I am referring to the scenario where a non-gamer boy/girlfriend joins the session in order to spend time with his or her significant other, but makes no effort to learn the rules and has little/no intention of staying in the game beyond a session or two.

My gripe applies when any non-gamer joins a group, but it generally happens in the context of a significant other.
 



While I don't have any real deal breakers, I do have pet peeves.

I like RAW and not house rules. Part of this is my inner rules lawyer. But mostly it's that I know what to expect. It's the only real control I have in the game, especially with 5e. I love 5e because the rules are so simple that anyone can pretty much have system mastery after a little while. This is what I control vs. everything else the DM controls. To sit at the table ten sessions in and be told, "No, that's not the way that Force power works in MY universe" irks me. Thank you, DM, for invalidating my entire character.

As for Sage Advice, I have philosophical problems with it. Your job was to put together a coherent, clear rules source so that all I need when I sit down at the table is my PHB and some dice. I shouldn't need to memorize 3 million tweets and 30 pages of errata and FAQ in order to play. That just means you failed in the job you were paid to do. So Crawford and Mearls can give all the sage advice they want, but I'm not following them on twitter or checking the website each day for just what other rules they messed up. Adventure League doesn't even consider Sage Advice to be legal. They just had a thread over there crapping all over his recent Cutting Words ruling.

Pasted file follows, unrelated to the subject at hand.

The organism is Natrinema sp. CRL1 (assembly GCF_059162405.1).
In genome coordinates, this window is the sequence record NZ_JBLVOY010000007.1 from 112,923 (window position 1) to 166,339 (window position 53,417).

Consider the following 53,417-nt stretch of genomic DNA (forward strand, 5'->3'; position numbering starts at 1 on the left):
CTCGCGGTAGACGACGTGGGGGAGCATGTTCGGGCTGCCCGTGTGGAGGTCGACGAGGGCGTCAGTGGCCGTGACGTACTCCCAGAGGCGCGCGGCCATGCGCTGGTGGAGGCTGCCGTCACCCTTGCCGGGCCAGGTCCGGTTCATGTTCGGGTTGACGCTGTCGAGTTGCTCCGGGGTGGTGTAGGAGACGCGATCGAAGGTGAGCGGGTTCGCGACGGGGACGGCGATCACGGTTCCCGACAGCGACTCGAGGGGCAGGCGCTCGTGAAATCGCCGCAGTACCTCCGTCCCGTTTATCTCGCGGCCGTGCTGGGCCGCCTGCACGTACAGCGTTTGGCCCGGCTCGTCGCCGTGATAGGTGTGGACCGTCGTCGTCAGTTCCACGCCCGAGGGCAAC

That's why I think it's enough to only check Sage Advice when a question comes up. If you don't have a cleric/druid multiclass in your group you don't need to know the Disciple of Life/Goodberry ruling. At the point you have a cleric/druid that casts goodberry and you realize there are two possible interpretation on how that would work, you can still look up Sage Advice for rulings related to goodberry. Maybe you even have a player who remembers the ruling, then you won't even have to look it up.
 

In general? Sure. But we're not talking about in general. We're talking about a specific scenario where (I feel) the DM was too strict. The DM could have laughed it off and warned about the importance of paying attention to your hands in the future. Instead he took a hard line with the rules then and there, spent some of his goodwill, and gained nothing in return.
It's not that easy for a DM, because the way you adjudicate as DM directly influences the way all your players are playing. You are kind of like a teacher in that regard. If you laugh it off once, your players will not pay attention the next time either. If you want them to take care you have to make them learn it the hard way. If they almost died because they didn't take care of it, you can bet they'll be sure to strategically think about who holds the torch the next time.

It all depends on how you want your players to play like. You can steer them into a direction you enjoy DMing the most pretty well, if you know what you are doing. Of course if you don't care about these rules at all, just don't check for them, your players will adjust accordingly.